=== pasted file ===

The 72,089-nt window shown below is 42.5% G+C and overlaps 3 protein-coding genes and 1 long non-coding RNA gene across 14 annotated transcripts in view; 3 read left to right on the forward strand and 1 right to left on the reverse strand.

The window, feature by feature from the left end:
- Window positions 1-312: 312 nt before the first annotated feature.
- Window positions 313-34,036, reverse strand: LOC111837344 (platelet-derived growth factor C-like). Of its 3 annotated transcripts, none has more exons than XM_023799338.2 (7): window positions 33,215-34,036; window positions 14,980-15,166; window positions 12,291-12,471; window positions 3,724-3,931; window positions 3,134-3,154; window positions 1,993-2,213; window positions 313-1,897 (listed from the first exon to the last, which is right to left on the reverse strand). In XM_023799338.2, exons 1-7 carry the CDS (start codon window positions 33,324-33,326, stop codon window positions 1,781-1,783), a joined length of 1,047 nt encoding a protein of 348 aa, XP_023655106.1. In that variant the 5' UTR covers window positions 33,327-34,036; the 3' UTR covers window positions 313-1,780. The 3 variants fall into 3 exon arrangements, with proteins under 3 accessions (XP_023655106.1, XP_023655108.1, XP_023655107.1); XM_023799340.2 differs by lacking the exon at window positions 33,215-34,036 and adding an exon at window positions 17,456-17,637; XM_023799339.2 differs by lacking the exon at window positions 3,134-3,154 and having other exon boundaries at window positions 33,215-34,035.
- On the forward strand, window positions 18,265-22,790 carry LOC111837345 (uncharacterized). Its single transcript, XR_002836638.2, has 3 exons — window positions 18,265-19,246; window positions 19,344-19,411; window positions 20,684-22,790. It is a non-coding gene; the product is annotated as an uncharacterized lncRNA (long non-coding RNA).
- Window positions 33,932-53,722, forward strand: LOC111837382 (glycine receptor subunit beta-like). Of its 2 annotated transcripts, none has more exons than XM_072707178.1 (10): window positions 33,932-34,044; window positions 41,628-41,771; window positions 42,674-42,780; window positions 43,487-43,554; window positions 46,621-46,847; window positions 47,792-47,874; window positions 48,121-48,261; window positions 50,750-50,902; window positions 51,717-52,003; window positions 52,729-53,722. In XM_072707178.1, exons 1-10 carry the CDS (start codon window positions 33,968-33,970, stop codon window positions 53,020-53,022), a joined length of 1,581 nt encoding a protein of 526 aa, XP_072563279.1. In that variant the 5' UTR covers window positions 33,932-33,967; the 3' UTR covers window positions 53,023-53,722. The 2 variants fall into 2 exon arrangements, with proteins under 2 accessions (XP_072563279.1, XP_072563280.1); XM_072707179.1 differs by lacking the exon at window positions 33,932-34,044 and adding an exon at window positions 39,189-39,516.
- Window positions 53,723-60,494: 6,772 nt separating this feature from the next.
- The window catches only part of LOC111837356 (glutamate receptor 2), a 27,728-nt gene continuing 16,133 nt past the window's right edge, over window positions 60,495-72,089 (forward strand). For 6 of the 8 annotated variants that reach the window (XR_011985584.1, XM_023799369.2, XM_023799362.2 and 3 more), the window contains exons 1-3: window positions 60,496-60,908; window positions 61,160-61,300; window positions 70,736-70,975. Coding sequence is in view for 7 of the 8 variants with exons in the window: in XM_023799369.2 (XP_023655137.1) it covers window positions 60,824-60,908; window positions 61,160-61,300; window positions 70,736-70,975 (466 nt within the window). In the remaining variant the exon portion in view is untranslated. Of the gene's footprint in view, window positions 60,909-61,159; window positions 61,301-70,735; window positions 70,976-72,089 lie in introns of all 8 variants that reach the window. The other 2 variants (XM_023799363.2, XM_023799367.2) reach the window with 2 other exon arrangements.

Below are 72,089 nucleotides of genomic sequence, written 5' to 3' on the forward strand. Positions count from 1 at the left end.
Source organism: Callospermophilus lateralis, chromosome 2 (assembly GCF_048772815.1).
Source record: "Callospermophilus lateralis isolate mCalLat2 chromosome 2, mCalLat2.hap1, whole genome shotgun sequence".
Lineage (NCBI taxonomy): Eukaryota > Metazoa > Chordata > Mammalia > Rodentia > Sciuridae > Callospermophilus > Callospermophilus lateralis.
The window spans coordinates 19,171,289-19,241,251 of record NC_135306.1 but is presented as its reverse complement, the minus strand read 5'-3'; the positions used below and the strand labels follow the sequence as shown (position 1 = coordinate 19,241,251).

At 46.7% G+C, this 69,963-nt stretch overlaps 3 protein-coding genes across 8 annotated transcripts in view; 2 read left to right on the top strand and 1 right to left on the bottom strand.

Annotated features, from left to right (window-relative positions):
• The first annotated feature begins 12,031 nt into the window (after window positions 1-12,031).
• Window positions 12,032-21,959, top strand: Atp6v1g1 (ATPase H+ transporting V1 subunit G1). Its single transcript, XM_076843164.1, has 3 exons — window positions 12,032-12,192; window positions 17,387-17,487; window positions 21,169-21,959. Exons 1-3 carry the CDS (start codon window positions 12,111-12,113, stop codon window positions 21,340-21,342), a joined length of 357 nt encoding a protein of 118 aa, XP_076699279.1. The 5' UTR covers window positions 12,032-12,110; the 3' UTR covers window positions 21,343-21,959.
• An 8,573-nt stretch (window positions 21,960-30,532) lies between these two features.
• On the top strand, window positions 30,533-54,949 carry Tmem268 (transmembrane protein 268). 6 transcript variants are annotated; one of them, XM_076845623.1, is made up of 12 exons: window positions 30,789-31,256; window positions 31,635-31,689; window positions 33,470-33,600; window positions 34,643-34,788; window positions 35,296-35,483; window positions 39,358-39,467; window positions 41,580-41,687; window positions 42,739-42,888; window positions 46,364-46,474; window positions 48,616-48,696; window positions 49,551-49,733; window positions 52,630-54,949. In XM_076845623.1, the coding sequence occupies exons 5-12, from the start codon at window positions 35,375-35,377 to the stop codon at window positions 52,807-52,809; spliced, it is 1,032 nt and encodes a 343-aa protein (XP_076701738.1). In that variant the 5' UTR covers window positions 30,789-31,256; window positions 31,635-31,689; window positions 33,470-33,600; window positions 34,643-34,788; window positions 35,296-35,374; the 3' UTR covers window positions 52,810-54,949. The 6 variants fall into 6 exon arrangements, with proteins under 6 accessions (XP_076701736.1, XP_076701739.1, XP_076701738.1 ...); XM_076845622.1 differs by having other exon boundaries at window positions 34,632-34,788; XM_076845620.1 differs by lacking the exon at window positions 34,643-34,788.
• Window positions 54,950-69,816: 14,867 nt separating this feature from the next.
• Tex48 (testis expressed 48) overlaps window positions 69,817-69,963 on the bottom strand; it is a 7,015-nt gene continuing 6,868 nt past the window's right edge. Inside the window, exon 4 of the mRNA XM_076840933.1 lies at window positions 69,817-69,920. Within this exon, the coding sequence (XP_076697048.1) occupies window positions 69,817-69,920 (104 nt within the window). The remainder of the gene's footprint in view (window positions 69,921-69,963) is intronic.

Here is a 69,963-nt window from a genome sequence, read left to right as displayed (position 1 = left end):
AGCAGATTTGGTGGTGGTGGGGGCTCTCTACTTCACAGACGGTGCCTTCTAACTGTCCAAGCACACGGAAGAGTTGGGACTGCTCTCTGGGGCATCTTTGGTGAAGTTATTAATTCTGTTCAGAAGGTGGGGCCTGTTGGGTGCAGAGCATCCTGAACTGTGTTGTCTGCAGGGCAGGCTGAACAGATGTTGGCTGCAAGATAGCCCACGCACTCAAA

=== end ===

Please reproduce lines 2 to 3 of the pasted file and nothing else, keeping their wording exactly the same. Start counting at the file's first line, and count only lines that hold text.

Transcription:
The window, feature by feature from the left end:
- Window positions 1-312: 312 nt before the first annotated feature.